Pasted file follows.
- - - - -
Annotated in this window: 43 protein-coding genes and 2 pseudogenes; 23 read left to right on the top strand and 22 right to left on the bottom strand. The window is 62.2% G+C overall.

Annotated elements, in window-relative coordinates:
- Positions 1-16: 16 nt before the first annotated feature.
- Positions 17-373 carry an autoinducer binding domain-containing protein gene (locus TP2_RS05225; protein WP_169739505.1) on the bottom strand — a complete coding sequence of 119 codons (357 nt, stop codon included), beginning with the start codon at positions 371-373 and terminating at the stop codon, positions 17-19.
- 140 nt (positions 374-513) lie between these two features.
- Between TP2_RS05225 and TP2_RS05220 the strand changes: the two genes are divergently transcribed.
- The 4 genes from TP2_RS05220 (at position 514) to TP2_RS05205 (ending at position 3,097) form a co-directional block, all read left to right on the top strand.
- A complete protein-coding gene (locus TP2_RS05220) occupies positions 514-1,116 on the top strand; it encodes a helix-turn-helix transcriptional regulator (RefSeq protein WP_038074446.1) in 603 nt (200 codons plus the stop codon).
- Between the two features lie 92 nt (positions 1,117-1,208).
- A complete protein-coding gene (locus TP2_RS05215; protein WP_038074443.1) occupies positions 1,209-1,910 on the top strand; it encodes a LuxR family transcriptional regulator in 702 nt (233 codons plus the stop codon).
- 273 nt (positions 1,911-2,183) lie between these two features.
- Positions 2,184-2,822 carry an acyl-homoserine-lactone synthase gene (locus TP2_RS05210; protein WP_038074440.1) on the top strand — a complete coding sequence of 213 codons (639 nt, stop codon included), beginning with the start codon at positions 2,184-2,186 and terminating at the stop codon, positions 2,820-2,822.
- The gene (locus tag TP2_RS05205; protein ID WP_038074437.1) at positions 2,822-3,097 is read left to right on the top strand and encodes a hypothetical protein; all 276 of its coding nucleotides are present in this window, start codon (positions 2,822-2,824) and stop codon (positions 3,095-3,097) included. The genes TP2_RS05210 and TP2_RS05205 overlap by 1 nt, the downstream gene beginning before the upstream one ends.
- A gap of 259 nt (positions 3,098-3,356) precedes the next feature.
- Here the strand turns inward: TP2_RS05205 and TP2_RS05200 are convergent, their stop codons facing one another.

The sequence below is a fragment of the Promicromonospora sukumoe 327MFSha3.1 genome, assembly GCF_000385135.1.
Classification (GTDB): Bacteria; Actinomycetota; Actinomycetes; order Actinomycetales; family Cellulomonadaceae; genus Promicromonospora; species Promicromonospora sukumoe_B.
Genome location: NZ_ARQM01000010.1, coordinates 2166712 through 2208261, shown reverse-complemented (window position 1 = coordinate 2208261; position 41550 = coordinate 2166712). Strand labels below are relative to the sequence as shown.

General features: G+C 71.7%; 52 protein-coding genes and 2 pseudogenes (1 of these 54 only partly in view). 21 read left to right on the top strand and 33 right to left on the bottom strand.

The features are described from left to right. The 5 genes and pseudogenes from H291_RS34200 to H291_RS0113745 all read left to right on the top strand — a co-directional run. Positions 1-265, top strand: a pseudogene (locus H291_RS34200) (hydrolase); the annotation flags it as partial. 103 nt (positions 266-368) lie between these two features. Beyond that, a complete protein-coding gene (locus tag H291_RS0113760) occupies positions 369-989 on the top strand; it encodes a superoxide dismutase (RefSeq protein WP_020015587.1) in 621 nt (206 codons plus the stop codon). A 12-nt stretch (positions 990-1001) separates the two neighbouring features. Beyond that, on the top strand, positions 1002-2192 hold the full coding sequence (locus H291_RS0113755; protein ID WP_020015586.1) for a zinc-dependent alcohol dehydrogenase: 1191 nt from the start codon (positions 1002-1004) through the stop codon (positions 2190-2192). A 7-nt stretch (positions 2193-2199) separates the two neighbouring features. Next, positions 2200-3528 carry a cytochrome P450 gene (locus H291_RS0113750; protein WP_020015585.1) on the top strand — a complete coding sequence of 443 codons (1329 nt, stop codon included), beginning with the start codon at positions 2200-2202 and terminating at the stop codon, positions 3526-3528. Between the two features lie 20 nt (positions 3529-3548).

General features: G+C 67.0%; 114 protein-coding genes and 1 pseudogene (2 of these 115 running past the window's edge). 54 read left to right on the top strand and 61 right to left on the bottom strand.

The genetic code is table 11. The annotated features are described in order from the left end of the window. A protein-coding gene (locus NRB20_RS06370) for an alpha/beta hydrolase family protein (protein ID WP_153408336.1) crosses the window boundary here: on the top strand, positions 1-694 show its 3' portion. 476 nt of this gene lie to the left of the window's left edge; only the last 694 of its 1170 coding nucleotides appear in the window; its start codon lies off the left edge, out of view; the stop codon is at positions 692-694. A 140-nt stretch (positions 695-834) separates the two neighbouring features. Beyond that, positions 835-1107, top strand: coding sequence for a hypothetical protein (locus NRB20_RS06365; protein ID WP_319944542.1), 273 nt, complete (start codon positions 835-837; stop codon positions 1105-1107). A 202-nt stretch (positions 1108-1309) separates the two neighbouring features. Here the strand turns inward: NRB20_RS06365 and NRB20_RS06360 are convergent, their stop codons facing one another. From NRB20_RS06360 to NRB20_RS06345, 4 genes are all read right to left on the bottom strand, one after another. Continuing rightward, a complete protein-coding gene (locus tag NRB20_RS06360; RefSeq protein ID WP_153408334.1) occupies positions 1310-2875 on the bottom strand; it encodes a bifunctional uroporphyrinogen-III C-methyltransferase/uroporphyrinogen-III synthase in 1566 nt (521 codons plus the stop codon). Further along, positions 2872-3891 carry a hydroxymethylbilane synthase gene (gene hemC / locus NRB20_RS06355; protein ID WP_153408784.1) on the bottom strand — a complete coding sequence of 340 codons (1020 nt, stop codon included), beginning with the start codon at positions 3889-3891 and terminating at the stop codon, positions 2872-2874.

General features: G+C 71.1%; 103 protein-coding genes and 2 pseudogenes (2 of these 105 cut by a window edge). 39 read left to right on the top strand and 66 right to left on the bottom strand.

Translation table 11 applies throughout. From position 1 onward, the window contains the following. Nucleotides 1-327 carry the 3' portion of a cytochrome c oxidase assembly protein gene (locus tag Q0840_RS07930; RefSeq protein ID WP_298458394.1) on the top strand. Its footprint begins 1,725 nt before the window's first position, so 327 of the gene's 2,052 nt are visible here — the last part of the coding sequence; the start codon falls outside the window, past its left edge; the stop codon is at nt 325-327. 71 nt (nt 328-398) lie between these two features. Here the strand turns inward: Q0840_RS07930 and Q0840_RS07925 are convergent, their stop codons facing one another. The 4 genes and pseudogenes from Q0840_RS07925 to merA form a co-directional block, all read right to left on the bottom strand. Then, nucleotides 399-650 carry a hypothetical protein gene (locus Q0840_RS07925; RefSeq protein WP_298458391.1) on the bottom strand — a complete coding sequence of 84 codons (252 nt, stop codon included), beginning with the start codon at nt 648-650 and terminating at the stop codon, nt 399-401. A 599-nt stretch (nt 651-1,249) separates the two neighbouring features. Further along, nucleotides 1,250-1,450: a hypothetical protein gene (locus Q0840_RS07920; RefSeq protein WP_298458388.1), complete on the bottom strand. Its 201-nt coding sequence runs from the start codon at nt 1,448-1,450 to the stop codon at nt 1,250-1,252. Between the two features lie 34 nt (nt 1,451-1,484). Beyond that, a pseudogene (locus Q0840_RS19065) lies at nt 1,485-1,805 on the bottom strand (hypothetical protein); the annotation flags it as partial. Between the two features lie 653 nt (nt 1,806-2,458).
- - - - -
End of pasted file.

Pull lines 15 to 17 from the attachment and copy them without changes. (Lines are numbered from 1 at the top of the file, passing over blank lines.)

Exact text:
- Here the strand turns inward: TP2_RS05205 and TP2_RS05200 are convergent, their stop codons facing one another.

The sequence below is a fragment of the Promicromonospora sukumoe 327MFSha3.1 genome, assembly GCF_000385135.1.
Classification (GTDB): Bacteria; Actinomycetota; Actinomycetes; order Actinomycetales; family Cellulomonadaceae; genus Promicromonospora; species Promicromonospora sukumoe_B.